Huff, K. & Goodman, D. (2007). The demand for cognitive diagnostic assessment. In Leighton, J. P. & Gierl, M. J. (Eds.), Cognitive diagnostic assessment for education: Theory and applications (pp. 19–60). New York: NY: Cambridge University Press.
Griffin, S. (2002). The development of math competence in the preschool and early school years: Cognitive foundations and instructional strategies. In Royer, J. (Ed.), Mathematical cognition (pp. 1–32). Greenwich, CT: Information Age Publishing.
Griffin, S. (2004). Building number sense with number worlds: A mathematics program for young children. Early Childhood Research Quarterly, 19, 173–180.
Griffin, S. & Case, R. (1997). Re-thinking the primary school math curriculum: An approach based on cognitive science. Issues in Education, 3, 1–49.
Griffin, S., Case, R., & Sandieson, R. (1992). Synchrony and asynchrony in the acquisition of children's everyday mathematical knowledge. In Case, R. (Ed.), The mind's staircase: Exploring the conceptual underpinnings of children's thought and knowledge (pp. 75–97). Hillsdale, NJ: Erlbaum.
Griffin, S., Case, R., & Siegler, R. (1994). Rightstart: Providing the central conceptual prerequisites for first formal learning of arithmetic to students at-risk for school failure. In McGilly, K. (Ed.), Classroom lessons: Integrating cognitive theory and classroom practice (pp.24–49). Cambridge, MA: Bradford Books MIT Press.
Leighton, J.P. (2004). Avoiding misconceptions, misuse, and missed opportunities: The collection of verbal reports in educational achievement testing. Educational Measurement: Issues and Practice, 4, 1–10.
Leighton, J.P. & Gierl, M.J. (2007a). Defining and evaluating models of cognition used in educational measurement to make inferences about examinees' thinking processes. Educational Measurement: Issues and Practice, 26, 3–16.
Leighton, J.P. & Gierl, M.J. (2007b). Verbal reports as data for cognitive diagnostic assessment. In Leighton, J. P. & Gierl, M. J. (Eds.), Cognitive diagnostic assessment for education: Theory and applications. (pp. 146–172). Cambridge, UK: Cambridge University Press.
Leighton, J.P. & Gokiert, R.J. (2008). Identifying test item misalignment using verbal reports of item misinterpretation and uncertainty. Educational Assessment, 13, 215–242.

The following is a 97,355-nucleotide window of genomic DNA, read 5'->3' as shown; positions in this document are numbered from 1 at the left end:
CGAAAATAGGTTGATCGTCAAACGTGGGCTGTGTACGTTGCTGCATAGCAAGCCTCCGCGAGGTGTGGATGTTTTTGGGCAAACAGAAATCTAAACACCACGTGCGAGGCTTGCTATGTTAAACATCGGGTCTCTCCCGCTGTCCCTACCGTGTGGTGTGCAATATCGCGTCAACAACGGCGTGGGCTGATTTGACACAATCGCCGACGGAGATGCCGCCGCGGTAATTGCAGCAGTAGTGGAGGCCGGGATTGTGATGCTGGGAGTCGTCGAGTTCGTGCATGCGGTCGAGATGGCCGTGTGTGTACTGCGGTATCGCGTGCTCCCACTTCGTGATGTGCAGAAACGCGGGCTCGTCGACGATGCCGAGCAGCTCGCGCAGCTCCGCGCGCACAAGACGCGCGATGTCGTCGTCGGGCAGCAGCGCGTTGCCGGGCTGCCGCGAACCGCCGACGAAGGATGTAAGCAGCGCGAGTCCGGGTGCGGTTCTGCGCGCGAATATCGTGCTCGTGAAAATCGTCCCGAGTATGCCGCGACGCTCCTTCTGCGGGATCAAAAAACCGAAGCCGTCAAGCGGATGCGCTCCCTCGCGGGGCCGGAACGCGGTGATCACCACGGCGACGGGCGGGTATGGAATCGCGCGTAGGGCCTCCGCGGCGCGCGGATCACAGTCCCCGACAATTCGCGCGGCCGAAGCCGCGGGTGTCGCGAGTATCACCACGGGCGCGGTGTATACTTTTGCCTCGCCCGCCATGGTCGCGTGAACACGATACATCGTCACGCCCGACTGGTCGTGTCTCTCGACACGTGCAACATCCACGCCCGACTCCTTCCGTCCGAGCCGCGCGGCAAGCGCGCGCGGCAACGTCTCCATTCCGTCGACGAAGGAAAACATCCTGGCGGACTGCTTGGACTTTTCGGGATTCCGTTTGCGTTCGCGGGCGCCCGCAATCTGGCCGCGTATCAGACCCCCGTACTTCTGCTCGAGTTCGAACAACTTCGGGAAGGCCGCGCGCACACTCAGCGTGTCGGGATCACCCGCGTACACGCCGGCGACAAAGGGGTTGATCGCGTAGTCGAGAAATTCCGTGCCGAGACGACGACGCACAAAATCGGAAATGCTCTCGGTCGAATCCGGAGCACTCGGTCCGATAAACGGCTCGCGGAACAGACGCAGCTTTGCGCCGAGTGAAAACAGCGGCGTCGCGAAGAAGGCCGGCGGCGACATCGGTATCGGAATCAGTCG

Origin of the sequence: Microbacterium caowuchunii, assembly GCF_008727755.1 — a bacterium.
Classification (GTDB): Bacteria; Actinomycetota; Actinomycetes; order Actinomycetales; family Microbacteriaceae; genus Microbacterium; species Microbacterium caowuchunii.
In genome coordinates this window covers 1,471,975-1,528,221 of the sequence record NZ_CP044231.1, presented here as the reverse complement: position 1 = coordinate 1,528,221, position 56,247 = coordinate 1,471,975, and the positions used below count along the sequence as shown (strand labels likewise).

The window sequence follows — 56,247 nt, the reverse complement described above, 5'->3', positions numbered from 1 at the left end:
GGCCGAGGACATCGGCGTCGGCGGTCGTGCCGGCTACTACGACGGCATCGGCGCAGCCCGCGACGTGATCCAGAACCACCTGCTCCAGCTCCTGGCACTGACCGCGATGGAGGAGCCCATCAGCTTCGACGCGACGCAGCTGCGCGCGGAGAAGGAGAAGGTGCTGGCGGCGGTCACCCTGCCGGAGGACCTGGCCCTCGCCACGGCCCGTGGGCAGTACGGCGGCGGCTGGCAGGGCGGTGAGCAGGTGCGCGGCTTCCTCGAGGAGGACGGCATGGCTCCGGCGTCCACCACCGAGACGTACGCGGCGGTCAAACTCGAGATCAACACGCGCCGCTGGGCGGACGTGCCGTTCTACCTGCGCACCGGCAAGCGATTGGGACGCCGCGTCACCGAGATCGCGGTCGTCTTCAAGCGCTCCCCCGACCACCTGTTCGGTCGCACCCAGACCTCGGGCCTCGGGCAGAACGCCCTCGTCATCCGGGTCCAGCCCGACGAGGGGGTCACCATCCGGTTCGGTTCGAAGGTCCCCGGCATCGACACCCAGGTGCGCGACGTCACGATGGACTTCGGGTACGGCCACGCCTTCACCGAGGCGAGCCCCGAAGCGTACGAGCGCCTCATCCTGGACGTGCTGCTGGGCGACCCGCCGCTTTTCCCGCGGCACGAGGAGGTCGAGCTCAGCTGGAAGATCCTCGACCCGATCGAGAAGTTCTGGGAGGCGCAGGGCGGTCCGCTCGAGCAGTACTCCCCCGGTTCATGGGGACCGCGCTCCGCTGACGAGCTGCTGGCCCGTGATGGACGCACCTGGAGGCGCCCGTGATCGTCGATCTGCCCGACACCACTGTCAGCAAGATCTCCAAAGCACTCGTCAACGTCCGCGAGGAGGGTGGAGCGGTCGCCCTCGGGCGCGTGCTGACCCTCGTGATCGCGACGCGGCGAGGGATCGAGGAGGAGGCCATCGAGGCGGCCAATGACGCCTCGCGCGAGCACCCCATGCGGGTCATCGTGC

Lohman, D. & Nichols, P. (1990). Training spatial abilities: Effects of practice on rotation and synthesis tasks. Learning and Individual Differences, 2, 67–93.
Marr, D. (1982). Vision. San Francisco, CA: W. H. Freeman.
,National Research Council (2001). Knowing what students know: The science and design of educational assessment. Committee on the Foundations of Assessment. Pellegrino, J., Chudowsky, N., and Glaser, R. (Eds.). Board on Testing and Assessment, Center for Education. Washington, DC: National Academy Press.
Newell, A. & Simon, H.A. (1972). Human problem solving. NJ: Prentice Hall.
Norris, S.P., Leighton, J.P., & Phillips, L.M. (2004). What is at stake in knowing the content and capabilities of children's minds? A case for basing high stakes tests on cognitive models. Theory and Research in Education, 2, 283–308.
Okamoto, Y. & Case, R. (1996). Exploring the microstructure of children's central conceptual structures in the domain of number. Monographs of the Society for Research in Child Development, 61 (27–58), Serial 246.
Poggio, A., Clayton, D.B., Glasnapp, D., Poggio, J., Haack, P., & Thomas, J. (April, 2005). Revisiting the item format question: Can the multiple choice format meet the demand for monitoring higher-order skills? Paper presented at the annual meeting of the National Council on Measurement in Education, Montreal, Canada.
Schmeiser, C.B. & Welch, C.J. (2006). Test development. In Brennan, R. L. (Ed.), Educational measurement (4th edition, pp. 307–353). Westport, CT: Praeger.
Snow, R.E. & Lohman, D.F. (1989). Implications of cognitive psychology for educational measurement. In Linn, R. L. (Ed.), Educational measurement (3rd ed., 263–331). New York: American Council on Education, Macmillan.
Taylor, K.L. & Dionne, J-P. (2000). Accessing problem-solving strategy knowledge: The complementary use of concurrent verbal protocols and retrospective debriefing. Journal of Educational Psychology, 92, 413–425.
Wellman, H.M. & Lagattuta, K.H. (2004). Theory of mind for learning and teaching: The nature and role of explanation. Cognitive Development, 19, 479–497.